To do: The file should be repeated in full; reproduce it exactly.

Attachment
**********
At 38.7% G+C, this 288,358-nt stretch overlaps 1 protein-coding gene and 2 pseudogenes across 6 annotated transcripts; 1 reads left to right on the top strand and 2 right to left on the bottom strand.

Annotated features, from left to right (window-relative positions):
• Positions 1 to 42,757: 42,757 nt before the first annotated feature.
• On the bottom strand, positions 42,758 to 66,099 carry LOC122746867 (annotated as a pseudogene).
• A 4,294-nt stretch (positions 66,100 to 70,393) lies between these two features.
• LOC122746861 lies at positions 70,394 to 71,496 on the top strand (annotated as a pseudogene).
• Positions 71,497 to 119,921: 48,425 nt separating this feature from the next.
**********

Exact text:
At 38.7% G+C, this 288,358-nt stretch overlaps 1 protein-coding gene and 2 pseudogenes across 6 annotated transcripts; 1 reads left to right on the top strand and 2 right to left on the bottom strand.

Annotated features, from left to right (window-relative positions):
• Positions 1 to 42,757: 42,757 nt before the first annotated feature.
• On the bottom strand, positions 42,758 to 66,099 carry LOC122746867 (annotated as a pseudogene).
• A 4,294-nt stretch (positions 66,100 to 70,393) lies between these two features.
• LOC122746861 lies at positions 70,394 to 71,496 on the top strand (annotated as a pseudogene).
• Positions 71,497 to 119,921: 48,425 nt separating this feature from the next.